Thursday, January 26, 2012

Can books exist only in print media?

I have thought a lot about the question of whether books can only exist in paper-printed media. This is an important question as Sara Lloyd reflects in "A book publisher's manifesto for the 21st century." 

I've always felt a relationship with books - a connection that was real between me and the printed words on the paper.  I have fond memories of going to the library as a child - I lived in a small town and didn't have to be taken by my parents. I found my own way there. The idea of writing my own book has been a deeply held goal of mine for many years. 

 This past Christmas I got my first e-reader and I am enjoying it, despite the fact I really do enjoy the feel of a 'real' book in my hands. My use of the adjective 'real' suggests the book isn't real if it is on the e-reader - I'm not sure that is correct.  I think the 'book' can still exist online.

The idea that I could publish a book online without having to find a publisher to accept my effort is appealing, although I believe that publishers offer invaluable services like professional editors (every writer needs an editor) and marketing - services that many writer's are happy to accept.

Still, I am concerned about the idea of losing the printed version of the book.  And here's why.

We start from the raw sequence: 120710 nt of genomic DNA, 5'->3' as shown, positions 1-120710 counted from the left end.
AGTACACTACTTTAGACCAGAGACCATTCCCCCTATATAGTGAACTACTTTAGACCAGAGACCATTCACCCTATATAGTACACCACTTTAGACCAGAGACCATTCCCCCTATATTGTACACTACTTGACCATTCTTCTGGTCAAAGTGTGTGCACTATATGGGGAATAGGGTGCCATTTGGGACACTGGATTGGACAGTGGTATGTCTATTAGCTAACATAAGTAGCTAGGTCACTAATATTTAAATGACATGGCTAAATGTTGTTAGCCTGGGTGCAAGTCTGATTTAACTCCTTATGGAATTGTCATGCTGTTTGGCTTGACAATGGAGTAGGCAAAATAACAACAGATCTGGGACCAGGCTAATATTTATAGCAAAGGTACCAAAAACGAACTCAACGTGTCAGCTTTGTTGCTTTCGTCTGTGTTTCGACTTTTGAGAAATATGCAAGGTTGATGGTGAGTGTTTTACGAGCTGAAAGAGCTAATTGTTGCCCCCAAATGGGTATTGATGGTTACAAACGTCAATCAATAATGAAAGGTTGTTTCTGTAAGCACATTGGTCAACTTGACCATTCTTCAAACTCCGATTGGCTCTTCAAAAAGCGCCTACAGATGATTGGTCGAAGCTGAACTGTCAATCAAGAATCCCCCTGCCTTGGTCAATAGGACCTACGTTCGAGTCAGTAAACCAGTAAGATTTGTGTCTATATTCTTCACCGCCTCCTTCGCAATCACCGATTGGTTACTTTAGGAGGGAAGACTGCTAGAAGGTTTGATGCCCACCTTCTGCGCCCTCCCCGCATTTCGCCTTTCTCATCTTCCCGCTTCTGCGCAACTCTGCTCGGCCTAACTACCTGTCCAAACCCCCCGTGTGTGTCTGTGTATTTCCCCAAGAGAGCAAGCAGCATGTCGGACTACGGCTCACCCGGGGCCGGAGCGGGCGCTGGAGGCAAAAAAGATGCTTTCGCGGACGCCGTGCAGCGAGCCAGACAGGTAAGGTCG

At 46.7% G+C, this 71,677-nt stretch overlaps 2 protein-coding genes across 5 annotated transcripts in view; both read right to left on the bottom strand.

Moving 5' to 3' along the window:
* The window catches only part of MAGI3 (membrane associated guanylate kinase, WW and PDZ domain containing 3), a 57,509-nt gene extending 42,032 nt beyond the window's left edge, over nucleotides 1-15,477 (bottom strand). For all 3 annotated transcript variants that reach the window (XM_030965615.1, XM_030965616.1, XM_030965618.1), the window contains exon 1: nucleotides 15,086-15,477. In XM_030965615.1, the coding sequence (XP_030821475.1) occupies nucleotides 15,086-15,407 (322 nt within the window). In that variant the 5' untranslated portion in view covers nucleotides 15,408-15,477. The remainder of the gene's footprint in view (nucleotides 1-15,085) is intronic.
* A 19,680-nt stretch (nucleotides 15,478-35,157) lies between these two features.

Books are a reflection of our society and our culture.  They also are a record of our history. If we want to preserve that, if we want to leave a history of our time for future generations, I think it needs to be in print.  Technology changes.  What if the Dead Sea Scrolls were left on a Memex (Bush - As We May Think p. 44), imagining such a machine could be created in that time,  would we be able to read them today? 


  1. This comment has been removed by the author.

  2. Sorry for the comment fail (above). I'll try again:
    Kim, when you say that books are a reflection of society and culture, it reminds me of Jenisch's article, when he wrote: "The history of the book, in short, is social and cultural history that makes use of the study of books, and of their making, selling, buying, and reading, to study society" (p. 231).
    When the history of the book is looked at in this way - as a means to study society - I think it will blend into the history of subsequent (new media). I like the idea of using any medium - old or new - to study society, as it makes us ask "why do people use this medium" and "what aspect of this society makes this a meaningful medium"? (For those of us in the MACT program, this could easily lead into a Winston discussion!)